Love kimchi fried rice! Kimchi stew is also a favorite especially when it’s cold out.

  16. Reply
    January 4, 2011 at 10:35 am #

    Nice work. I love dishes with poached or runny eggs. The yolk mixes real well with rice. Yum.

  17. Reply
    January 4, 2011 at 10:57 am #

    I love kimchi fried rice. I usually don’t even need a recipe – just sautee kimchi in sesame oil, then add rice, add some kimchi juice, throw in some spam and eggs. =)

    My mom makes my kimchi for me so I’m very lucky!

    Traditionally, all kimchi contains shrimp or fish sauce so I say vegans need to be aware!

  18. Reply
    Michael Natkin
    January 4, 2011 at 12:00 pm #

    You are lucky to have a Mom make it for you! I used to think that as well (that traditionally all kimchi has shrimp or fish sauce), but it turns out that that is an overly narrow view. In Korea, there are literally hundreds of varieties, and while many of them aren't vegan, there are several that are. So it is just a matter of finding a good Korean (or general Asian) grocer and looking at all the labels.

  19. Reply
    January 4, 2011 at 12:28 pm #

    Wow! Kimchi has come a long way! Thank you for the clarification! 🙂

  20. Reply
    January 4, 2011 at 7:11 pm #

    This is quite a spicy alternative to the plain cabbage I generally use..Am going to try this soon.


  21. Reply
    January 5, 2011 at 10:39 am #

    p.s. the brand is “Chongga Jib”

  22. Reply
    January 5, 2011 at 8:59 pm #

    I used to eat this dish at least once a week [working close to Korea Town has its perks], thanks for posting this so maybe I can try to imitate the goodness on my own!

  23. Reply
    January 6, 2011 at 3:11 pm #

    I just made this with some tofu and a bit of green peppers. Absolutely amazing! Thanks for the recipe!

  24. Reply
    Michael Natkin
    January 6, 2011 at 3:28 pm #

    Awesome, baby! Thanks for letting me know.

  25. Reply
    January 6, 2011 at 5:12 pm #

    My husband is going to go crazy (in a good way)when I make this! He is Japanese, but lived in Korea for a few years. He loves Kimchi! We eat all organic, so I hope I can find organic Kimchi. I live in the south, so it could be difficult! Thanks so much!

  26. Reply
    January 9, 2011 at 8:12 pm #

    Found the Firefly kimchi at the University Farmers Market. Added celery, bok choy, criminis and the other ingredients in your recipe. Fabulous!

  27. Reply
    Michael Natkin
    January 9, 2011 at 8:58 pm #

    Good deal! Aren't Firefly folks nice, too?

  28. Reply
    January 12, 2011 at 6:45 pm #

    This looks so good. I just love kimchi so much!

  29. Reply
    January 17, 2011 at 7:29 am #

    This looks like a great new way to enjoy fried rice…yum. I love kimchi, and one of my favorites is kimchi sushi.

  30. Reply
    January 17, 2011 at 7:30 am #

    Hey, this was great. Everyone loved it, and it was pretty simple (although a bit of a messy-kitchen kind of meal: there was a fair amount of oil-splatter during the cooking, as expected). I made two batches, but with only 1c of kimchi between them, since some of my family is spicy-averse. I shouldn’t have worried — a full 3/4 c in each batch would have been OK. Perhaps the kimchee I bought was a little mild. My only other thought is that I might choose to double the green onions, but that’s just because I really like those. I think this is the kind of recipe where exact amounts aren’t critical.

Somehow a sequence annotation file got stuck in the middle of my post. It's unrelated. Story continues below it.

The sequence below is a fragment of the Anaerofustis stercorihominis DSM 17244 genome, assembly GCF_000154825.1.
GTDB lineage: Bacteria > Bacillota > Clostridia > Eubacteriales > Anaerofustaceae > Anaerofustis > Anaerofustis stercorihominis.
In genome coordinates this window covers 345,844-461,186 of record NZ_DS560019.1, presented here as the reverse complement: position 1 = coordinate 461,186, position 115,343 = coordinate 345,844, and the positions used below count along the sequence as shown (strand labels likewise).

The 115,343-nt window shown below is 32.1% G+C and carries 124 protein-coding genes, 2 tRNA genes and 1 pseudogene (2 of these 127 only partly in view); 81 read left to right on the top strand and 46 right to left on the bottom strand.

Hint for those in the frozen north (or northeast): No old rice in the fridge? You can cook some rice in your steamer, or microwave, or whatever, spread it 1/2 to 3/4 inch thick on a platter, and shove it outside in clear, dry, 10-degree weather and have ‘day old cold rice’ about 20 minutes later. I’m not sure whether this is a good or bad. 🙁

  31. Reply
    Michael Natkin
    January 17, 2011 at 7:42 am #

    Hah! Great tip on how to stale your rice quickly in the right conditions 🙂

  32. Reply
    January 31, 2011 at 7:48 am #

    Michael, great site. This dish was awesome. I made a few minor changes and posted it on my blog with a link to your page. Check it out when you get a chance, hope I did your dish justice, Ken

  33. Reply
    January 31, 2011 at 11:04 am #

    BTW, forgot to tell you that fried egg was the bomb. I never would have expected that to add so much to the dish. I love eggs but always thought that fried egg on top thing was kind of strange until now, Ken

  34. Reply
    March 13, 2011 at 1:41 pm #

    I snipped up some nori sheets and added it to the fried rice. Delicious.

  35. Reply
    Michael Natkin
    March 13, 2011 at 1:44 pm #

    Nice call on the nori sheets, very appropriate! 

  36. Reply
    August 20, 2011 at 8:23 pm #

    Nom. Nom. Nom.

  37. Reply
    October 14, 2011 at 3:22 pm #

    I’m sorry, but that brand kimchi is not legit kimchi. Haha. It’s too Americanized

  38. Reply
    November 10, 2011 at 6:21 pm #

    Tastes just like Seoul! Thanks for the recipe!

  39. Reply
    June 23, 2012 at 8:14 am #

    Wow!! This is one of the best things I have tasted in a long time. Spicy, fragrant, and great fun to make. Many thanks for this simplest yet tastiest of recipes. My most recent batch of it can be seen at link to

    • Reply
      June 23, 2012 at 8:41 am #

      I’m glad you like it, and even more glad you’ve adapted it and made it your own! By the way, you’d probably also like this variation: link to

  40. Reply
    July 14, 2012 at 4:45 am #

    Never tried a dish with runny eggs but I am down to try this recipe. I shared your recipe on

  41. Reply
    September 14, 2012 at 9:39 pm #

    thank you for the recipe

  42. Reply
    Jane Shmoe
    October 7, 2012 at 8:46 am #

    I always fry kimchi first so that it has time to cook through. When cooked, kimchi (especially sour one) acquires different layers of flavor. Also kimchibokkuembap is best with slightly undercook rice. If your rice is wet, it tends to get mushy in this dish. If you have sour kimchi in your frig and don’t know what to do, try kimchi soup too. My all time favorite hearty, warming, satisfying cold weather meal! Little bit of dried anchovies (2-3 large ones) and two cups of kimchi with its juice and water is all you need. For protein, I add tofu or a can of tuna (in olive oil, not water). Boil it first and simmer for about 10-15 minutes in low heat. Voila, delish!

  43. Reply
    January 30, 2013 at 7:54 pm #

    This was really good and really easy, even for a novice cook; thanks!

    Next time I need to look into finding local kimchi as the one I used wasn’t that flavorful and I compensated with plenty of Sriacha and chili flakes.

  44. Reply
    February 6, 2013 at 9:56 pm #

    This looks so yummy! What kind of rice did you use for this dish? Do you wash your rice before steaming it?

    • Reply
      February 6, 2013 at 10:25 pm #

      I generally use a sushi-type rice for this kind of thing, like Kokuho Rose for example. I’ll do a couple of quick rinses, nothing too serious.

  45. Reply
    April 10, 2013 at 11:23 am #

    Love Kimchi Fried Rice, especially with a fried egg on top! Sometimes, I’ll add a little bit of miso to the stir fry just to give it a deeper umami flavor. Or, I’ll whisk some egg into the kimchi juice and add that in, giving the rice a velvety texture

  46. Reply
    September 19, 2013 at 4:44 am #

    I’ll tried this recipe. This is soooo gooood!